Fresh useful insights for people advancing quality, innovative and sustainable journalism
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You might have heard: The Seattle Police Department subpoenaed local news outlets for unpublished materials to aid an investigation (The Seattle Times)
But did you know: Judge rules Seattle media companies must hand over unpublished protest images to police (The Seattle Times)
A judge ruled last week that The Seattle Times and four TV stations must comply with a subpoena and give the Seattle Police Department video and photos taken during a May 30 protest. A Washington state shield law protects reporters’ unpublished material from being obtained, but the judge ruled it didn’t apply to this situation, in which law enforcement are seeking material to aid an investigation into stolen guns and arson involving police vehicles. Seattle Times Executive Editor Michele Matassa Flores argued that the subpoena “puts our independence, and even our staff’s physical safety, at risk.” According to the ruling, police can’t use the images to identify crimes and suspects outside of their investigation.
+ Related: In Portland, a judge temporarily barred federal officers from using force, threats and dispersal orders against journalists (The Oregonian)
+ Noted: Fox Sports laid off 50 to 100 staffers (The Wrap); McClatchy’s new owner plans to keep all employees, but not the CEO, sale agreement says (McClatchy); Hearst magazines president resigns after report about lewd workplace behavior (The New York Times); A settlement was reached between The Washington Post and Covington High School student in lawsuit over misleading March for Life video (Deadline)
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TRY THIS AT HOME
Podcast creators mull more ads while preserving high listener engagement (Digiday)
After taking a 10% dip in March and April, podcast downloads are up, and so is interest in expanding the presence of ads on the platform. Digiday reported that publishers like the Wall Street Journal are considering placing more ads on their shows, but Stephen Smyk of media agency Veritone warned that creating a new ad slot can reduce the effectiveness of other advertising spots. Others point out that listeners can simply skip ads, although ads on podcasts are less likely to be skipped than spots on other media, including YouTube.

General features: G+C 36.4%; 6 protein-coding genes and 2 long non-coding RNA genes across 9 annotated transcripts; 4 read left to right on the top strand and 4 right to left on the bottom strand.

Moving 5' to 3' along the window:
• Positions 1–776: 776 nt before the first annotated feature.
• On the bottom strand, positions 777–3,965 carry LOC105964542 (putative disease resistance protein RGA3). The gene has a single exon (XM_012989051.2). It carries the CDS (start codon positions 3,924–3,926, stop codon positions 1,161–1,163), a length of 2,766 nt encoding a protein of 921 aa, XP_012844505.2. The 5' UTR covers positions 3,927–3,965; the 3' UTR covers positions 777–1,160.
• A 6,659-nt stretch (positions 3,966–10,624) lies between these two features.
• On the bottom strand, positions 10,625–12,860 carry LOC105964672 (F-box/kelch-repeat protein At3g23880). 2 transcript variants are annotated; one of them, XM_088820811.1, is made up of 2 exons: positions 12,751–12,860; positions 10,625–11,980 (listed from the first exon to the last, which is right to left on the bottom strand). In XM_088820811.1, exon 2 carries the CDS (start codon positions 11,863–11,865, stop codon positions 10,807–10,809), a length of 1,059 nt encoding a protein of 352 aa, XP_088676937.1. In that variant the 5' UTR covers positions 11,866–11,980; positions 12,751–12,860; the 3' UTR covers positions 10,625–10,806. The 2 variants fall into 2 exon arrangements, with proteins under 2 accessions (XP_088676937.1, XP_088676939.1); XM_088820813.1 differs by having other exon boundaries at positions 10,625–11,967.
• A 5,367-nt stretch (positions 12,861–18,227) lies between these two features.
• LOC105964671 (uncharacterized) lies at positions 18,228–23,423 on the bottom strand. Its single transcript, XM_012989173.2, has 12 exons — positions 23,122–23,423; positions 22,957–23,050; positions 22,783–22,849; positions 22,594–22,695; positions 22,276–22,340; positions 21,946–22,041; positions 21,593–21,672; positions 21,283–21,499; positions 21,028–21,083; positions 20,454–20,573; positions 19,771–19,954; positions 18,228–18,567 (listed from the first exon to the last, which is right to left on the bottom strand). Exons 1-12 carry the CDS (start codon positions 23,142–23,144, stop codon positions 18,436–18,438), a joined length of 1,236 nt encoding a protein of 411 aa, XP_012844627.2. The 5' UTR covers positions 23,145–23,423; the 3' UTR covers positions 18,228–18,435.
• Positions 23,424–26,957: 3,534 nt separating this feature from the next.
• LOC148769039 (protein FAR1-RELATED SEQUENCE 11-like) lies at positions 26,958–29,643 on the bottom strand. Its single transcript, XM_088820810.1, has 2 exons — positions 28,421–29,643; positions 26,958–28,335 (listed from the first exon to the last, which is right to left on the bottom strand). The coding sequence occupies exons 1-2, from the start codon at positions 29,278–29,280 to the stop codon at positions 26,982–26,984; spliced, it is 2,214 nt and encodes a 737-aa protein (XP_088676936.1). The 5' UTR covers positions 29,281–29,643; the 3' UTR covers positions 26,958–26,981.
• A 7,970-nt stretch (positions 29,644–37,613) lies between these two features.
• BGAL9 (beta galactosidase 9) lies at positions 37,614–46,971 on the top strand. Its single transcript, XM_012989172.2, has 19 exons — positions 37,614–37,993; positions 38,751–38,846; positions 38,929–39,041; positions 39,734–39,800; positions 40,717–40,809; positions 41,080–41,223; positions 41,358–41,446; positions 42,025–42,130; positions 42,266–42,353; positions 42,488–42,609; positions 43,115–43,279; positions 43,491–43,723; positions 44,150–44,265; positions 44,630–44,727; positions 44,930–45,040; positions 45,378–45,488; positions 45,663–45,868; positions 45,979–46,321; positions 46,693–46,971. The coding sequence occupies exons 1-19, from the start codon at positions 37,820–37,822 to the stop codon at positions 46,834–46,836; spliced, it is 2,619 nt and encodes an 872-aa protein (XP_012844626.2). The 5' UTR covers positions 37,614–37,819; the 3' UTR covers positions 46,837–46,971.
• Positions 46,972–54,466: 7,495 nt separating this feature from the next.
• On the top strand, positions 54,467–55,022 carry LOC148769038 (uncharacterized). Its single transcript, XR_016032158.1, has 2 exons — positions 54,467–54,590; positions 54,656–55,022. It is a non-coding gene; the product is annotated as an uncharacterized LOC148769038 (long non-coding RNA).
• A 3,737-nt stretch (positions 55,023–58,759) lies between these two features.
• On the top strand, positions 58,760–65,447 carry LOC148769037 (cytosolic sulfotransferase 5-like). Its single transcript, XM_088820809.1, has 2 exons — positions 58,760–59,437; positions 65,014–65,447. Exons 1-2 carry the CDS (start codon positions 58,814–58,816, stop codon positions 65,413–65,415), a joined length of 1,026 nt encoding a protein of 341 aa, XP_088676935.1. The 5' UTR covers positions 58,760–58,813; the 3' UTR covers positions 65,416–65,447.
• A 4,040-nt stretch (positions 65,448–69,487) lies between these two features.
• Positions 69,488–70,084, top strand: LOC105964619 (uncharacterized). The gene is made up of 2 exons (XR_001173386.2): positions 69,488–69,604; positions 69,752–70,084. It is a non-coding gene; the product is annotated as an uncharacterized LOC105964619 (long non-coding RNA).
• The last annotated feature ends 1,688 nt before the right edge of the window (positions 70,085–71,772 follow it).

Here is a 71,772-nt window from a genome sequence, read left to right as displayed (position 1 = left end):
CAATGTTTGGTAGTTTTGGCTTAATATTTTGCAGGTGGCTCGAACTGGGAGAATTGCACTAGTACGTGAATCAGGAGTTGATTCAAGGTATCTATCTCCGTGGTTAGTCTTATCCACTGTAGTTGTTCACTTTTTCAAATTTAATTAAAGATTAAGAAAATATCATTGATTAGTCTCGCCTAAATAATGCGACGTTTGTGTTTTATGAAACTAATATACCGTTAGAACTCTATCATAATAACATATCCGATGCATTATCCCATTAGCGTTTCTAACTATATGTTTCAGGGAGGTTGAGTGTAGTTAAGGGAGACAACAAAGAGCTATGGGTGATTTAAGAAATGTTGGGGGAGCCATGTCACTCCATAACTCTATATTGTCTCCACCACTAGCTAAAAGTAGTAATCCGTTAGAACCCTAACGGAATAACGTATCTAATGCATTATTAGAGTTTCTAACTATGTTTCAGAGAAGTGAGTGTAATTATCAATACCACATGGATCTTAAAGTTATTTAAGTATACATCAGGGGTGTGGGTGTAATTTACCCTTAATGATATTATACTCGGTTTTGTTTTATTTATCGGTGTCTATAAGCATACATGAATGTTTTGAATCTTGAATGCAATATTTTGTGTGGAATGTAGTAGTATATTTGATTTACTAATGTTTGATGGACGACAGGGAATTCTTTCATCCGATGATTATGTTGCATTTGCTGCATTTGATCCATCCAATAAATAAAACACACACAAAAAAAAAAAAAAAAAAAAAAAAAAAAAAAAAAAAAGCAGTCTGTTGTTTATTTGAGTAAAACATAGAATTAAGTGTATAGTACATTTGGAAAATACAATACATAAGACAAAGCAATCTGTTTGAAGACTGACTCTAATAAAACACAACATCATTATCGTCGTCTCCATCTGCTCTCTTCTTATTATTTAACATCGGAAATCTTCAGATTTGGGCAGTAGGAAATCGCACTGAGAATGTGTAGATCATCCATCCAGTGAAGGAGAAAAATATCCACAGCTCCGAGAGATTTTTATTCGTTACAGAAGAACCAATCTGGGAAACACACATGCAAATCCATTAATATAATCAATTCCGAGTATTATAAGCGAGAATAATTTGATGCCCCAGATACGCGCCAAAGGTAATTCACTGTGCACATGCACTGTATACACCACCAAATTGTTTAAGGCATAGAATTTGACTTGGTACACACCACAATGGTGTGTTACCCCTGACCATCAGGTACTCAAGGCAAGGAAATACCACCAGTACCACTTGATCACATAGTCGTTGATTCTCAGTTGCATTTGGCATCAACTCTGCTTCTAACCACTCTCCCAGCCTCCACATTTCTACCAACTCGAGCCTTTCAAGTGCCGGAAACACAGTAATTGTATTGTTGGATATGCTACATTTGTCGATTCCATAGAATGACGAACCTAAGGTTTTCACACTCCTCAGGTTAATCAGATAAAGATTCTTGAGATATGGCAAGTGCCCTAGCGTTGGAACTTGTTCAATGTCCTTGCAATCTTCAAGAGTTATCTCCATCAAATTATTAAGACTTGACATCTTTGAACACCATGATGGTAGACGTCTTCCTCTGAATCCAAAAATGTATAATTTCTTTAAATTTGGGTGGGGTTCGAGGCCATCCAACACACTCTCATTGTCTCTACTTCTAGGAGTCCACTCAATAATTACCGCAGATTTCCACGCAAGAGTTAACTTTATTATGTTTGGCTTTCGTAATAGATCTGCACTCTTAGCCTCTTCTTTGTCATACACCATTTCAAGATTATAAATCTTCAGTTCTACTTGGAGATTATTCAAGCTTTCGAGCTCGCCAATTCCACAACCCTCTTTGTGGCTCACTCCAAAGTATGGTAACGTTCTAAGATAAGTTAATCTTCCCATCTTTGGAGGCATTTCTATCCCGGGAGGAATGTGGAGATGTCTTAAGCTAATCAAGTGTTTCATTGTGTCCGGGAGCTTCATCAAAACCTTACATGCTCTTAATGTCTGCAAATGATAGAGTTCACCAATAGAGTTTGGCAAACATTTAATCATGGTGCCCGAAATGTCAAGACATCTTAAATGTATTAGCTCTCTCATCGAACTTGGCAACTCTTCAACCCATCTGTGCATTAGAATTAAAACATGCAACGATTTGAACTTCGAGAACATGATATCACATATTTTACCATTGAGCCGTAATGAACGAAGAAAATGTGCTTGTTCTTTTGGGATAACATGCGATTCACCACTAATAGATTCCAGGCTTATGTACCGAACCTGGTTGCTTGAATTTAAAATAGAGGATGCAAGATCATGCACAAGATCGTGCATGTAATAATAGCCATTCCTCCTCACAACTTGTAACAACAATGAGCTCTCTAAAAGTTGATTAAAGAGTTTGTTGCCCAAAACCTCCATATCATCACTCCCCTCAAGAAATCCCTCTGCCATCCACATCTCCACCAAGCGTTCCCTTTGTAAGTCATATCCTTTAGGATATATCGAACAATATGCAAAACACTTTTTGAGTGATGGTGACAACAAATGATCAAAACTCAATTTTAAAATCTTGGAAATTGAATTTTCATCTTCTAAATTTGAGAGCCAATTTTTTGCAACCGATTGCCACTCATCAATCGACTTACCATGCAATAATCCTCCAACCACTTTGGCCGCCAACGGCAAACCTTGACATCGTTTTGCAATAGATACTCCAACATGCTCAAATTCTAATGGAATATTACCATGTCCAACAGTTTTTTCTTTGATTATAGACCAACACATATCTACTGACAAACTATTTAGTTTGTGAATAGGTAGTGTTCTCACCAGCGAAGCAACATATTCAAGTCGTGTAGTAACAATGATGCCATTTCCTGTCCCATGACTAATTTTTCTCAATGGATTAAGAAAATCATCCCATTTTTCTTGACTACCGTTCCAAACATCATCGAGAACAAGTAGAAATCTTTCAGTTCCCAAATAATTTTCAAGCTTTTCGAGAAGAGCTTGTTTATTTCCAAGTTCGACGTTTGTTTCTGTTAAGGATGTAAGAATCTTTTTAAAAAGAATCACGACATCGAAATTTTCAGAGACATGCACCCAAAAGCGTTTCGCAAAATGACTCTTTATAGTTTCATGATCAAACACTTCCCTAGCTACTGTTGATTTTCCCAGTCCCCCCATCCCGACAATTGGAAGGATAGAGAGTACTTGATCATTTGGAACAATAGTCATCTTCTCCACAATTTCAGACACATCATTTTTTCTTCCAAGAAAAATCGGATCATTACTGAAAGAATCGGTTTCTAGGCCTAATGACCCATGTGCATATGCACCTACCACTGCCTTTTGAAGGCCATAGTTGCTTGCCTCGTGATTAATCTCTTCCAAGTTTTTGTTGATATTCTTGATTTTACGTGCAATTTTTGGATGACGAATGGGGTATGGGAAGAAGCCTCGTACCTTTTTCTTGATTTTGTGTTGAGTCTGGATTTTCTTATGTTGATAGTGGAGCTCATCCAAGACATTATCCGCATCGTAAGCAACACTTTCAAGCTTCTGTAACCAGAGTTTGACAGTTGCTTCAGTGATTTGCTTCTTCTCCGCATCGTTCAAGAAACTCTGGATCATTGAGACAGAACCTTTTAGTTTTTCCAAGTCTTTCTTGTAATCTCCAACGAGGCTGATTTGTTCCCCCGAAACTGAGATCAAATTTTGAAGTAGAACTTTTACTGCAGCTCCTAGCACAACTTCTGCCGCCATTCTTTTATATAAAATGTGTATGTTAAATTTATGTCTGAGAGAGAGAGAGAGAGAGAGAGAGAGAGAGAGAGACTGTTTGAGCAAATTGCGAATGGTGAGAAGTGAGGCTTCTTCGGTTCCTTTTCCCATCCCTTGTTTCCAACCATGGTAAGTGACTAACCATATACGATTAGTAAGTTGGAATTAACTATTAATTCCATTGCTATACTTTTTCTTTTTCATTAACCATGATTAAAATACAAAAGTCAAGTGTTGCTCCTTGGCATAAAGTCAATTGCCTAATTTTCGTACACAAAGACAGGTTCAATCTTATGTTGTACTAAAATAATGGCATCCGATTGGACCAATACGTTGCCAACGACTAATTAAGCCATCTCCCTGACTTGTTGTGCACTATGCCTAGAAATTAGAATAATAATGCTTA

Why Vogue is launching in Scandinavia now (Press Gazette)
The first issue of the fashion magazine, slated to cover Scandinavian countries and the Nordic region, will launch in the spring next year. Sweden and other Scandinavian countries that invested early in the technology industry are now home to most of the millionaires in Europe despite their population size. Condé Nast executive Wolfgang Blau said Scandinavian design has gained global influence, adding, “Scandinavian fashion companies have also been important drivers of the global conversation about fashion, sustainability and climate change.”
+ How a new wave of podcasts is shaking up Chinese-language media (Politico)
A look at the Americans who believe the conspiracy theory that COVID-19 was planned (Pew Research Center)
According to Pew, 5% of those surveyed said they fully believe a conspiracy theory that powerful people plotted the pandemic, while 20% think it’s probably true. The data shows that factors like a person’s education level and politics affect how they interpret the false theory. About half of those with a high school diploma or less believe the theory is true or probably true, and about a third of right-leaning Republicans and Independents said the same.
+ Related: Sinclair to delay segment featuring “Plandemic” conspiracy theory (Politico)
UP FOR DEBATE
Diversity, equality, inclusion, and ‘the pipeline problem’ (Nieman Reports)
Doug Mitchell, founder and director of Next Generation Radio, writes that 72% of his organization’s alumni are women and 60% are women of color. He suggests that when managers are interested in hiring journalists of color, they consider asking themselves if they know anyone who would be good for the position before asking others. “Seriously. Because, if you don’t, whose fault is that?” Mitchell writes. “It’s not mine. And I’m not here to absolve you of that or create a short cut on your behalf.”
Reporters are leaving newsrooms for newsletters, their own ‘mini media empire’ (The Washington Post)
Journalists from New York Magazine, Rolling Stone, Sports Illustrated and New Republic have left their publications for the greener pastures of Substack, a newsletter platform founded in 2017 to combat social media algorithms’ dampening of news distribution. According to Substack, writers there have attracted 100,000 subscribers, allowing the most lucrative newsletters to yield hundreds of thousands of dollars a year in revenue. Mailchimp has also seen growth, with a 45% increase in publisher accounts last year.